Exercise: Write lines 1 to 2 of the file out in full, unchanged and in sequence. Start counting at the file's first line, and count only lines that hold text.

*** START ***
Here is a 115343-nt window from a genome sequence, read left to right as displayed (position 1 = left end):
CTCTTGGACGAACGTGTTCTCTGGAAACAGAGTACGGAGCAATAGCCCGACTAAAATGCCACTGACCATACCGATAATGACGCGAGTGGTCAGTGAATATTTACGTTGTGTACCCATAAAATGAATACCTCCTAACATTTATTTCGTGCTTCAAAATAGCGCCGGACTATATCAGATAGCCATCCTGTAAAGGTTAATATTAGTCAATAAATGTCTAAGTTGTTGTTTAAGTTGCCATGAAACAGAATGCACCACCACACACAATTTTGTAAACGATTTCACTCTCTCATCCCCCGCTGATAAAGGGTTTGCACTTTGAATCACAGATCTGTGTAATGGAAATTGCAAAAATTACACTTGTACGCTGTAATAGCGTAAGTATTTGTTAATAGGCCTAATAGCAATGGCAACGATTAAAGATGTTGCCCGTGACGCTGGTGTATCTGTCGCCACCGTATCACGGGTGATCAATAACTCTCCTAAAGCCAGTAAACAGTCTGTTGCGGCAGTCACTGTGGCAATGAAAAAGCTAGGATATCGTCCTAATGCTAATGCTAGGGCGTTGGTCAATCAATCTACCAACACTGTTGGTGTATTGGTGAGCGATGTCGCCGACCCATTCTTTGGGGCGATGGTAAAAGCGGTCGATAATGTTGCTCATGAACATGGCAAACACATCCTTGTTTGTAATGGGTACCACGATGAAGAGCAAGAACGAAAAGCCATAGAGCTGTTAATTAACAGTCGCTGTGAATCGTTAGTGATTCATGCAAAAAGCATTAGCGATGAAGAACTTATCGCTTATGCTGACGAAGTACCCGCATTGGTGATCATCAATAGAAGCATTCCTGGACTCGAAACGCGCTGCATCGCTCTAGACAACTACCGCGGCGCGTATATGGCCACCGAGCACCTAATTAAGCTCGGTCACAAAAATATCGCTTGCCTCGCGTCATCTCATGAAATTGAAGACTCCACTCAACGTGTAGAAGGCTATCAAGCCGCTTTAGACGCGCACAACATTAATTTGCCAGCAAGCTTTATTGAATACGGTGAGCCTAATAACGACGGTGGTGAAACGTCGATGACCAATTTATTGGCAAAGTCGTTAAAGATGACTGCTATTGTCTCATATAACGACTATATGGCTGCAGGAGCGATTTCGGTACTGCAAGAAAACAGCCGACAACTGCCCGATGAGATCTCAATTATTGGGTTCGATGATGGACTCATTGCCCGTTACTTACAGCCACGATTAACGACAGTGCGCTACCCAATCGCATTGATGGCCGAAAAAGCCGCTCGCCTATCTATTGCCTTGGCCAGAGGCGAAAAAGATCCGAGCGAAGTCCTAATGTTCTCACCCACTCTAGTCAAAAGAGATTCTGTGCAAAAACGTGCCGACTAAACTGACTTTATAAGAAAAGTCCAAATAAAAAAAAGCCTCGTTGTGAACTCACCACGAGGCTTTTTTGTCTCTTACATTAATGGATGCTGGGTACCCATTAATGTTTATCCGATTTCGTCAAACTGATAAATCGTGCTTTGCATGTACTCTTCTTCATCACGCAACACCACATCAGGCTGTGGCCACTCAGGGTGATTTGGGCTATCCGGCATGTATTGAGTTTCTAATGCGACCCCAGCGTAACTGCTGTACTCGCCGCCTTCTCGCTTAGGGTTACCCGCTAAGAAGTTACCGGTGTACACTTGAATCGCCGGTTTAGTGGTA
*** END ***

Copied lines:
Here is a 115343-nt window from a genome sequence, read left to right as displayed (position 1 = left end):
CTCTTGGACGAACGTGTTCTCTGGAAACAGAGTACGGAGCAATAGCCCGACTAAAATGCCACTGACCATACCGATAATGACGCGAGTGGTCAGTGAATATTTACGTTGTGTACCCATAAAATGAATACCTCCTAACATTTATTTCGTGCTTCAAAATAGCGCCGGACTATATCAGATAGCCATCCTGTAAAGGTTAATATTAGTCAATAAATGTCTAAGTTGTTGTTTAAGTTGCCATGAAACAGAATGCACCACCACACACAATTTTGTAAACGATTTCACTCTCTCATCCCCCGCTGATAAAGGGTTTGCACTTTGAATCACAGATCTGTGTAATGGAAATTGCAAAAATTACACTTGTACGCTGTAATAGCGTAAGTATTTGTTAATAGGCCTAATAGCAATGGCAACGATTAAAGATGTTGCCCGTGACGCTGGTGTATCTGTCGCCACCGTATCACGGGTGATCAATAACTCTCCTAAAGCCAGTAAACAGTCTGTTGCGGCAGTCACTGTGGCAATGAAAAAGCTAGGATATCGTCCTAATGCTAATGCTAGGGCGTTGGTCAATCAATCTACCAACACTGTTGGTGTATTGGTGAGCGATGTCGCCGACCCATTCTTTGGGGCGATGGTAAAAGCGGTCGATAATGTTGCTCATGAACATGGCAAACACATCCTTGTTTGTAATGGGTACCACGATGAAGAGCAAGAACGAAAAGCCATAGAGCTGTTAATTAACAGTCGCTGTGAATCGTTAGTGATTCATGCAAAAAGCATTAGCGATGAAGAACTTATCGCTTATGCTGACGAAGTACCCGCATTGGTGATCATCAATAGAAGCATTCCTGGACTCGAAACGCGCTGCATCGCTCTAGACAACTACCGCGGCGCGTATATGGCCACCGAGCACCTAATTAAGCTCGGTCACAAAAATATCGCTTGCCTCGCGTCATCTCATGAAATTGAAGACTCCACTCAACGTGTAGAAGGCTATCAAGCCGCTTTAGACGCGCACAACATTAATTTGCCAGCAAGCTTTATTGAATACGGTGAGCCTAATAACGACGGTGGTGAAACGTCGATGACCAATTTATTGGCAAAGTCGTTAAAGATGACTGCTATTGTCTCATATAACGACTATATGGCTGCAGGAGCGATTTCGGTACTGCAAGAAAACAGCCGACAACTGCCCGATGAGATCTCAATTATTGGGTTCGATGATGGACTCATTGCCCGTTACTTACAGCCACGATTAACGACAGTGCGCTACCCAATCGCATTGATGGCCGAAAAAGCCGCTCGCCTATCTATTGCCTTGGCCAGAGGCGAAAAAGATCCGAGCGAAGTCCTAATGTTCTCACCCACTCTAGTCAAAAGAGATTCTGTGCAAAAACGTGCCGACTAAACTGACTTTATAAGAAAAGTCCAAATAAAAAAAAGCCTCGTTGTGAACTCACCACGAGGCTTTTTTGTCTCTTACATTAATGGATGCTGGGTACCCATTAATGTTTATCCGATTTCGTCAAACTGATAAATCGTGCTTTGCATGTACTCTTCTTCATCACGCAACACCACATCAGGCTGTGGCCACTCAGGGTGATTTGGGCTATCCGGCATGTATTGAGTTTCTAATGCGACCCCAGCGTAACTGCTGTACTCGCCGCCTTCTCGCTTAGGGTTACCCGCTAAGAAGTTACCGGTGTACACTTGAATCGCCGGTTTAGTGGTA